https://www.theverge.com/2016/9/28/13057414/quantum-computer-d-wave-2000-qubit-chip

Still it does produce a workable product, but not a miracle machine one would think they have by their claims. IBM is also doing the same bragging with somewhat better results-

https://www.sciencemag.org/news/2020/09/ibm-promises-1000-qubit-quantum-computer-milestone-2023

In reality, just 65 successful qubits, on average.
1/14/2021, 4:12 pm Link to this post PM spud100 Blog
 
luciddream00 Profile
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Re: QUANTUM COMPUTERS - Can They Predict Political Events?


James, I think you're putting the cart way ahead of the horse. Even theoretically, there is nothing to suggest that quantum computers would let you see the "future" or be applicable to any "rules-based" problem. Quantum computers can solve certain problems much better than classical computers, but computer scientists are still trying to figure out how to make that useful, let alone predict the future.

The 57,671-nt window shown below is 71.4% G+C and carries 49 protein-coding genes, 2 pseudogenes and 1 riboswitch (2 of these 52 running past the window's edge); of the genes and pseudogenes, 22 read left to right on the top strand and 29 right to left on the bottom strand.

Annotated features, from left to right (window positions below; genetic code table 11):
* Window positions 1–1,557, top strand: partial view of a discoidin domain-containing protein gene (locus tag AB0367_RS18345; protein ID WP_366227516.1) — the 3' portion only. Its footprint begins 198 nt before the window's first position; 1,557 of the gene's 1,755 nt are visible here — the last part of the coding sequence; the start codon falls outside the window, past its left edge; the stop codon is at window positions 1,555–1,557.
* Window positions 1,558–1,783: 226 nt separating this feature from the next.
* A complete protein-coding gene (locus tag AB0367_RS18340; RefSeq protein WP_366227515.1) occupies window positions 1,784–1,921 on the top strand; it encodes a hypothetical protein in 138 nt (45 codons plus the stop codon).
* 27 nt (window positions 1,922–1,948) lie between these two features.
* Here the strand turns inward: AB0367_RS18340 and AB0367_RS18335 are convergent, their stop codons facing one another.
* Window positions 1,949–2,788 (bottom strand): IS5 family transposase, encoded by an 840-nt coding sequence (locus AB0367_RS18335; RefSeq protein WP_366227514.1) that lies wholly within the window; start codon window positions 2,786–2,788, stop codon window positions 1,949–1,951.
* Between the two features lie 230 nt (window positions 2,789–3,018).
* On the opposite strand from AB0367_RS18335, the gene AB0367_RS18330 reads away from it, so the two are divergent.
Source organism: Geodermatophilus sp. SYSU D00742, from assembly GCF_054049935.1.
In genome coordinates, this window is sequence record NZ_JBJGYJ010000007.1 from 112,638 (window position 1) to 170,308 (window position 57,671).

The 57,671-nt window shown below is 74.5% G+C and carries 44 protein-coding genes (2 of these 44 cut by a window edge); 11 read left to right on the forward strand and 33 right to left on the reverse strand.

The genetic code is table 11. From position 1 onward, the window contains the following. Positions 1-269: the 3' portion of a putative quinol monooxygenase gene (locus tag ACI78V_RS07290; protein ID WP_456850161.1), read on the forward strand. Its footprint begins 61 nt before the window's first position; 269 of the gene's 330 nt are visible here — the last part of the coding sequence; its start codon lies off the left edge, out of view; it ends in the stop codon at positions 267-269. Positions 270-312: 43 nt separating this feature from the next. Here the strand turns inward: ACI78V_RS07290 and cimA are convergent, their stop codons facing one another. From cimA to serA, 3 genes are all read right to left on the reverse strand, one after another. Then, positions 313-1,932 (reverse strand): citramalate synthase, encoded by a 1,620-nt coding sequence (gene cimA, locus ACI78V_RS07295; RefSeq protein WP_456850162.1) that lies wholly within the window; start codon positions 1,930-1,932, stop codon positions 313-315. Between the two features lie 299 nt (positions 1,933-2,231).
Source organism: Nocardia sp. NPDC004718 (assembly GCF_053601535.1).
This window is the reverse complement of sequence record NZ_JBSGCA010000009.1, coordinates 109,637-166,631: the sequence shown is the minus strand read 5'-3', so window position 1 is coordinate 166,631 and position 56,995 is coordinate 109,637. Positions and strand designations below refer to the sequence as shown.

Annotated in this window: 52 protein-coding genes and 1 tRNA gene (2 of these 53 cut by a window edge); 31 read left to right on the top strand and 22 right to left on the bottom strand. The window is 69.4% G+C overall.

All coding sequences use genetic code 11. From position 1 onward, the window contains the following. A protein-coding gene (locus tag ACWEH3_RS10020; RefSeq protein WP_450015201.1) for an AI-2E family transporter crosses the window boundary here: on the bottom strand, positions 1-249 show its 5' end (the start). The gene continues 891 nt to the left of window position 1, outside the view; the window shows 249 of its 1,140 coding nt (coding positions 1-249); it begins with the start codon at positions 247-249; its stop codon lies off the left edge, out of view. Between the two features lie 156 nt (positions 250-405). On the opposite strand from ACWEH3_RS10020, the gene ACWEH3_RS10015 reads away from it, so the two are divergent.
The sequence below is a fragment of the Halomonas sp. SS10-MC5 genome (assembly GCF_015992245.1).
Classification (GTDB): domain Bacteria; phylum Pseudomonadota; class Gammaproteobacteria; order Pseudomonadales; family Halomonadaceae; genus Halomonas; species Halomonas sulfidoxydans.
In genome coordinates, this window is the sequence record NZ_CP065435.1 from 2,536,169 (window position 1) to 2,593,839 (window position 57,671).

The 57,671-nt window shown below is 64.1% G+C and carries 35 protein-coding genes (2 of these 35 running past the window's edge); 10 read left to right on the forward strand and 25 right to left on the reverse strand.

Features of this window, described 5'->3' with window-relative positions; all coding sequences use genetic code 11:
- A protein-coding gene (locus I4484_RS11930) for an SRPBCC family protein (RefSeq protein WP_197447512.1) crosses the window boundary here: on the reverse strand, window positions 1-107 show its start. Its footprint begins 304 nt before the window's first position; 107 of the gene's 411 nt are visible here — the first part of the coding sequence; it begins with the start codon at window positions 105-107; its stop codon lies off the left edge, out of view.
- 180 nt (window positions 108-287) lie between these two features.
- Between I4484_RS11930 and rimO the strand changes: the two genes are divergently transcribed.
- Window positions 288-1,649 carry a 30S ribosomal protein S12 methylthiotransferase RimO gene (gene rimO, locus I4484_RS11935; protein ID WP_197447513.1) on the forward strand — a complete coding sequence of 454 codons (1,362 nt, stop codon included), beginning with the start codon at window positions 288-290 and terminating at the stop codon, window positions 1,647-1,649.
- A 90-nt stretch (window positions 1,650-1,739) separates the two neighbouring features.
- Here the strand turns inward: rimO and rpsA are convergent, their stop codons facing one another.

---
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1/15/2021, 2:24 am Link to this post PM luciddream00 Blog
 
James Jaeger Profile
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Re: QUANTUM COMPUTERS - Can They Predict Political Events?


I understand what you are saying Lucid and I am not saying that QC will act in any way like a Turing machine, i.e., they may be totally horrible at playing chess.

>Even theoretically, there is nothing to suggest that quantum computers would let you see the "future" or be applicable to any "rules-based" problem.